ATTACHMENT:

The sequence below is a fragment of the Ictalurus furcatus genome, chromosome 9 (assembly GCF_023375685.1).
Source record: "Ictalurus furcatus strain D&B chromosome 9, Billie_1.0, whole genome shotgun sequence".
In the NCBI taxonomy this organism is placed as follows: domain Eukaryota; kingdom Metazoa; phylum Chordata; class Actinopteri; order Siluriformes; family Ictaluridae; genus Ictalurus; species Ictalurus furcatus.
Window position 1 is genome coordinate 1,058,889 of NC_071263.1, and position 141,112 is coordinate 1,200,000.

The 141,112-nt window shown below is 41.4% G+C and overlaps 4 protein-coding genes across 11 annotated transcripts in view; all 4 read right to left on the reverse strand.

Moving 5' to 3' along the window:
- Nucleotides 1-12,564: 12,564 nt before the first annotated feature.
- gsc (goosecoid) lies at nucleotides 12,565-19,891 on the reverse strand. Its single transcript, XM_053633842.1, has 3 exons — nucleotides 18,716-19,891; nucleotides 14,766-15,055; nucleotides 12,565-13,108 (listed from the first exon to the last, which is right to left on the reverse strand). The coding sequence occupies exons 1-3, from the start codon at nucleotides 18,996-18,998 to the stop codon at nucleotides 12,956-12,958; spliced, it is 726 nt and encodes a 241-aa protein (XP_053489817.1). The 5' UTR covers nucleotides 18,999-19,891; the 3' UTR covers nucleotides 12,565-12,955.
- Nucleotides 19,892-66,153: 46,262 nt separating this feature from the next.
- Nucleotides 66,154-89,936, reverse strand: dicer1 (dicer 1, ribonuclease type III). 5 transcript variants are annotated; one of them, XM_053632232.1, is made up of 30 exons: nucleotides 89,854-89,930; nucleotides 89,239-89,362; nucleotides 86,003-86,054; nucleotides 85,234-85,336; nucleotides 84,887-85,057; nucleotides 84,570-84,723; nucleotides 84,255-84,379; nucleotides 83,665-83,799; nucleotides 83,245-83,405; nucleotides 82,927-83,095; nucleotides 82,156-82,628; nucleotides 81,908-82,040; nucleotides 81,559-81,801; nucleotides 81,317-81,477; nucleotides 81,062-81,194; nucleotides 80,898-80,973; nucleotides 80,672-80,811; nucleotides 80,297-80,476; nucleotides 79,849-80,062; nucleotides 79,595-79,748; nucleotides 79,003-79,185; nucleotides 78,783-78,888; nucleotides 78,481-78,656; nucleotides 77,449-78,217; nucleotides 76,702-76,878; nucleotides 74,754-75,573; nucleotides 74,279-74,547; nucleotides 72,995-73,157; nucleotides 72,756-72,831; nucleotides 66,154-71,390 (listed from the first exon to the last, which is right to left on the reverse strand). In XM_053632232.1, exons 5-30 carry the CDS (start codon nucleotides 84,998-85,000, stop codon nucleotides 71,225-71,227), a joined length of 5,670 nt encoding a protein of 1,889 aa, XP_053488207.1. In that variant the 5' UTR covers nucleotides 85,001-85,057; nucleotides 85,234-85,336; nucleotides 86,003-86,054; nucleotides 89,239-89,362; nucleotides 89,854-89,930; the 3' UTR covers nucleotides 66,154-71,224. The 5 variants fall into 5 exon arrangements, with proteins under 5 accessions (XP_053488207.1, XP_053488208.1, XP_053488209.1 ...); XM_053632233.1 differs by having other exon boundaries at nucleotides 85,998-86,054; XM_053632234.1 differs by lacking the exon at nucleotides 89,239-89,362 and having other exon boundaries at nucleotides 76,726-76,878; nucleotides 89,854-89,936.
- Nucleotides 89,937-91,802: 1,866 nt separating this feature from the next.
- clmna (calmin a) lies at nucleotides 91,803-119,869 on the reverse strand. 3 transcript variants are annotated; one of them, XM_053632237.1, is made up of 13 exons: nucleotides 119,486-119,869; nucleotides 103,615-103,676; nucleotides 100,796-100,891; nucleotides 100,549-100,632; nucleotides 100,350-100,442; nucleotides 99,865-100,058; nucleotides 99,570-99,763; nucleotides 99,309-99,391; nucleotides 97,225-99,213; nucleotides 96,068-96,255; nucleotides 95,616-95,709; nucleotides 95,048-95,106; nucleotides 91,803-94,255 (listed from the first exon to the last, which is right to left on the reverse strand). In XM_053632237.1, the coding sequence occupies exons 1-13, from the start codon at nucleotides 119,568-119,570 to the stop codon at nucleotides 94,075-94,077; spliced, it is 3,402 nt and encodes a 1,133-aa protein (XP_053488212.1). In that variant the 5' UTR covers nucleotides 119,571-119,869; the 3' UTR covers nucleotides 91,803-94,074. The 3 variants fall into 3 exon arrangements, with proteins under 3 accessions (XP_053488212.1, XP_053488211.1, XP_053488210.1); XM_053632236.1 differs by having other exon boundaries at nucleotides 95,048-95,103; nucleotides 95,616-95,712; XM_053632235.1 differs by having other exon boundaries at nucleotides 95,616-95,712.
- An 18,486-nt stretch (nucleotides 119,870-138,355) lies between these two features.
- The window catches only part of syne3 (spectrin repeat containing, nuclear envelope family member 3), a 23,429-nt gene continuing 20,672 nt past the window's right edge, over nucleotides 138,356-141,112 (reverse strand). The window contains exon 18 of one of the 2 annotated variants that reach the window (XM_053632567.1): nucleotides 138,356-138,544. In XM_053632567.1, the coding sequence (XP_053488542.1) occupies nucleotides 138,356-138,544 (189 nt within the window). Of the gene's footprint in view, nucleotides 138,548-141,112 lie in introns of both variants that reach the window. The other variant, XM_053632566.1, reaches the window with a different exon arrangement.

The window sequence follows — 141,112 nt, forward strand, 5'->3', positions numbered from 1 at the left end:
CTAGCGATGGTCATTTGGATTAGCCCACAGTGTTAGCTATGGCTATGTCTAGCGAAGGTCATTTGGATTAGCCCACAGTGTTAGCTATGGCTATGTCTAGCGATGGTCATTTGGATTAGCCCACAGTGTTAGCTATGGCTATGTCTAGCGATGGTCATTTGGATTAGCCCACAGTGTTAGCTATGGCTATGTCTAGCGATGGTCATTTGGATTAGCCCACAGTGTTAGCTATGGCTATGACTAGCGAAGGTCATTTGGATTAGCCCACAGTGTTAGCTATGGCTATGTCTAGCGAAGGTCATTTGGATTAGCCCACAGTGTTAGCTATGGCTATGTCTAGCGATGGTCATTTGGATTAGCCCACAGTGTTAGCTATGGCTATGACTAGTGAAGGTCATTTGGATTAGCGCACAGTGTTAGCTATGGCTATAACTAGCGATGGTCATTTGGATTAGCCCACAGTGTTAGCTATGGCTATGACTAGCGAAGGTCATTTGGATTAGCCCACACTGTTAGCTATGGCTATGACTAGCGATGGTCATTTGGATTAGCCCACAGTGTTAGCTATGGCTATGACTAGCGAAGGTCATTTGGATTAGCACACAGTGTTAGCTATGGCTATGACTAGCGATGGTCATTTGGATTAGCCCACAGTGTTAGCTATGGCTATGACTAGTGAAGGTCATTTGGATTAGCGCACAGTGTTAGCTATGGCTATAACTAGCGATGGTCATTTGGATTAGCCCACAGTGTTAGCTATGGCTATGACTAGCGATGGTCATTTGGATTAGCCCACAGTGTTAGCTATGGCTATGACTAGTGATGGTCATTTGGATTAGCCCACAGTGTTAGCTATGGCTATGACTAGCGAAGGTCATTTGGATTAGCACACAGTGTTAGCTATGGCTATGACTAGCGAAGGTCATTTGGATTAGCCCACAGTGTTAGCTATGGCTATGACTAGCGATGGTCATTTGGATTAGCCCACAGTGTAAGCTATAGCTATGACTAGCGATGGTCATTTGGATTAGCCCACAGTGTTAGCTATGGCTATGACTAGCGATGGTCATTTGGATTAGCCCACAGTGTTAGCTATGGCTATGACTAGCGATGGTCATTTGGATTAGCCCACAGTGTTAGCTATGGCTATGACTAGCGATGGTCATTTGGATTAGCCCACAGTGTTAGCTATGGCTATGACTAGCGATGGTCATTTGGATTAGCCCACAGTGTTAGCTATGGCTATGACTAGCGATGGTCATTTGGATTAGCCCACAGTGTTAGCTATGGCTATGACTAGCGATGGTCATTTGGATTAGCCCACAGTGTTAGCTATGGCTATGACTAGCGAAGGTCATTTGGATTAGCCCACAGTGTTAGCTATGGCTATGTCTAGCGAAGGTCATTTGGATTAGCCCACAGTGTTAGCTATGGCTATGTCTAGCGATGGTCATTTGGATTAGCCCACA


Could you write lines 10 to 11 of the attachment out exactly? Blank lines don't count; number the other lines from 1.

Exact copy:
- Nucleotides 66,154-89,936, reverse strand: dicer1 (dicer 1, ribonuclease type III). 5 transcript variants are annotated; one of them, XM_053632232.1, is made up of 30 exons: nucleotides 89,854-89,930; nucleotides 89,239-89,362; nucleotides 86,003-86,054; nucleotides 85,234-85,336; nucleotides 84,887-85,057; nucleotides 84,570-84,723; nucleotides 84,255-84,379; nucleotides 83,665-83,799; nucleotides 83,245-83,405; nucleotides 82,927-83,095; nucleotides 82,156-82,628; nucleotides 81,908-82,040; nucleotides 81,559-81,801; nucleotides 81,317-81,477; nucleotides 81,062-81,194; nucleotides 80,898-80,973; nucleotides 80,672-80,811; nucleotides 80,297-80,476; nucleotides 79,849-80,062; nucleotides 79,595-79,748; nucleotides 79,003-79,185; nucleotides 78,783-78,888; nucleotides 78,481-78,656; nucleotides 77,449-78,217; nucleotides 76,702-76,878; nucleotides 74,754-75,573; nucleotides 74,279-74,547; nucleotides 72,995-73,157; nucleotides 72,756-72,831; nucleotides 66,154-71,390 (listed from the first exon to the last, which is right to left on the reverse strand). In XM_053632232.1, exons 5-30 carry the CDS (start codon nucleotides 84,998-85,000, stop codon nucleotides 71,225-71,227), a joined length of 5,670 nt encoding a protein of 1,889 aa, XP_053488207.1. In that variant the 5' UTR covers nucleotides 85,001-85,057; nucleotides 85,234-85,336; nucleotides 86,003-86,054; nucleotides 89,239-89,362; nucleotides 89,854-89,930; the 3' UTR covers nucleotides 66,154-71,224. The 5 variants fall into 5 exon arrangements, with proteins under 5 accessions (XP_053488207.1, XP_053488208.1, XP_053488209.1 ...); XM_053632233.1 differs by having other exon boundaries at nucleotides 85,998-86,054; XM_053632234.1 differs by lacking the exon at nucleotides 89,239-89,362 and having other exon boundaries at nucleotides 76,726-76,878; nucleotides 89,854-89,936.
- Nucleotides 89,937-91,802: 1,866 nt separating this feature from the next.